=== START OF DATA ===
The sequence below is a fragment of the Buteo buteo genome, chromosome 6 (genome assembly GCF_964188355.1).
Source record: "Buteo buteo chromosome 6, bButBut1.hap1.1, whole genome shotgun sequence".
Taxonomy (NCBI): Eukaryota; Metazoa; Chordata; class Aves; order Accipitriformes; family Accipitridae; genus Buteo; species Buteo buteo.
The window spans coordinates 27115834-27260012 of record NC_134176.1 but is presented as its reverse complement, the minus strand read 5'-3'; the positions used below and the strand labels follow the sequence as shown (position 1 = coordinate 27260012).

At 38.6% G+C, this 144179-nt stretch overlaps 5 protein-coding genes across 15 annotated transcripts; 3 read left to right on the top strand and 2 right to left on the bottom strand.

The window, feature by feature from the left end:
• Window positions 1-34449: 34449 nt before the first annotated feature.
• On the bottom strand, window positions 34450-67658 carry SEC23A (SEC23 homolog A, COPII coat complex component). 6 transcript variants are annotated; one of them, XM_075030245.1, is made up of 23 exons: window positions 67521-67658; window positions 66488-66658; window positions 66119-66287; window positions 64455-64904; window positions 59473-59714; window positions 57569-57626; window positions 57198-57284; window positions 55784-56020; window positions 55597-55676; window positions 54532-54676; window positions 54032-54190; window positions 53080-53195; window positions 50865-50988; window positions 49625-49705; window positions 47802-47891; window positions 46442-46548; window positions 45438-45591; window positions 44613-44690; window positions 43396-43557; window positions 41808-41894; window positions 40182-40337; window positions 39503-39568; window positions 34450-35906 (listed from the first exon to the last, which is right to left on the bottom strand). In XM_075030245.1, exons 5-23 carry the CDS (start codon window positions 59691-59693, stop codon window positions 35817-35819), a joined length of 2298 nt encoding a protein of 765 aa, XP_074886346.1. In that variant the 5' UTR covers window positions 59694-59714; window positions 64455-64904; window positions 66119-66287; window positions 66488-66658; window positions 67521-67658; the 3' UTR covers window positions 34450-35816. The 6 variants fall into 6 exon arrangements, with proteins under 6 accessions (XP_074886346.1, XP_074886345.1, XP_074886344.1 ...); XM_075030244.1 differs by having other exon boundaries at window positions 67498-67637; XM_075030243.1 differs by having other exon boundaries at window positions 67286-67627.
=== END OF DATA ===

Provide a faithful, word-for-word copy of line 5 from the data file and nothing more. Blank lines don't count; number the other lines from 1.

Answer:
At 38.6% G+C, this 144179-nt stretch overlaps 5 protein-coding genes across 15 annotated transcripts; 3 read left to right on the top strand and 2 right to left on the bottom strand.